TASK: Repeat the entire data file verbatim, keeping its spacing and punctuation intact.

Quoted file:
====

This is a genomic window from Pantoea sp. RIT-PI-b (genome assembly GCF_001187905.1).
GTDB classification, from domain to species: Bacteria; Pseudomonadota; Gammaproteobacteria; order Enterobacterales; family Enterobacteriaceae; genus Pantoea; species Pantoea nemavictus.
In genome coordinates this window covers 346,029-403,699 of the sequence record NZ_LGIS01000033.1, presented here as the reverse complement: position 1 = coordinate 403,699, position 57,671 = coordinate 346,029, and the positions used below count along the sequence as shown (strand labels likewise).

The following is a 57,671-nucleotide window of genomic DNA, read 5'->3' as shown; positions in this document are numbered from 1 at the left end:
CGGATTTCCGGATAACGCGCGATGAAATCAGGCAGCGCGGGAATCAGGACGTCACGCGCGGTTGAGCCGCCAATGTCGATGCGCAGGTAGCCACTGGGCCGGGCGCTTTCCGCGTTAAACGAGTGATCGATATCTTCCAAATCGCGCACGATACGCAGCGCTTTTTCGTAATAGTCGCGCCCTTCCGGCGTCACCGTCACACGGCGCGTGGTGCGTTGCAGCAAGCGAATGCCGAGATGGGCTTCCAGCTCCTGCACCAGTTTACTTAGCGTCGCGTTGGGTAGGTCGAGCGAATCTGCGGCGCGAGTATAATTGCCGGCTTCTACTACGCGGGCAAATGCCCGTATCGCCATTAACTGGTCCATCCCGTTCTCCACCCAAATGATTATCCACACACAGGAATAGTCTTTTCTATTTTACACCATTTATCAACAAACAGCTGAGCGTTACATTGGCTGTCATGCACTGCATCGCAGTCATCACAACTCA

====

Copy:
This is a genomic window from Pantoea sp. RIT-PI-b (genome assembly GCF_001187905.1).
GTDB classification, from domain to species: Bacteria; Pseudomonadota; Gammaproteobacteria; order Enterobacterales; family Enterobacteriaceae; genus Pantoea; species Pantoea nemavictus.
In genome coordinates this window covers 346,029-403,699 of the sequence record NZ_LGIS01000033.1, presented here as the reverse complement: position 1 = coordinate 403,699, position 57,671 = coordinate 346,029, and the positions used below count along the sequence as shown (strand labels likewise).

The following is a 57,671-nucleotide window of genomic DNA, read 5'->3' as shown; positions in this document are numbered from 1 at the left end:
CGGATTTCCGGATAACGCGCGATGAAATCAGGCAGCGCGGGAATCAGGACGTCACGCGCGGTTGAGCCGCCAATGTCGATGCGCAGGTAGCCACTGGGCCGGGCGCTTTCCGCGTTAAACGAGTGATCGATATCTTCCAAATCGCGCACGATACGCAGCGCTTTTTCGTAATAGTCGCGCCCTTCCGGCGTCACCGTCACACGGCGCGTGGTGCGTTGCAGCAAGCGAATGCCGAGATGGGCTTCCAGCTCCTGCACCAGTTTACTTAGCGTCGCGTTGGGTAGGTCGAGCGAATCTGCGGCGCGAGTATAATTGCCGGCTTCTACTACGCGGGCAAATGCCCGTATCGCCATTAACTGGTCCATCCCGTTCTCCACCCAAATGATTATCCACACACAGGAATAGTCTTTTCTATTTTACACCATTTATCAACAAACAGCTGAGCGTTACATTGGCTGTCATGCACTGCATCGCAGTCATCACAACTCA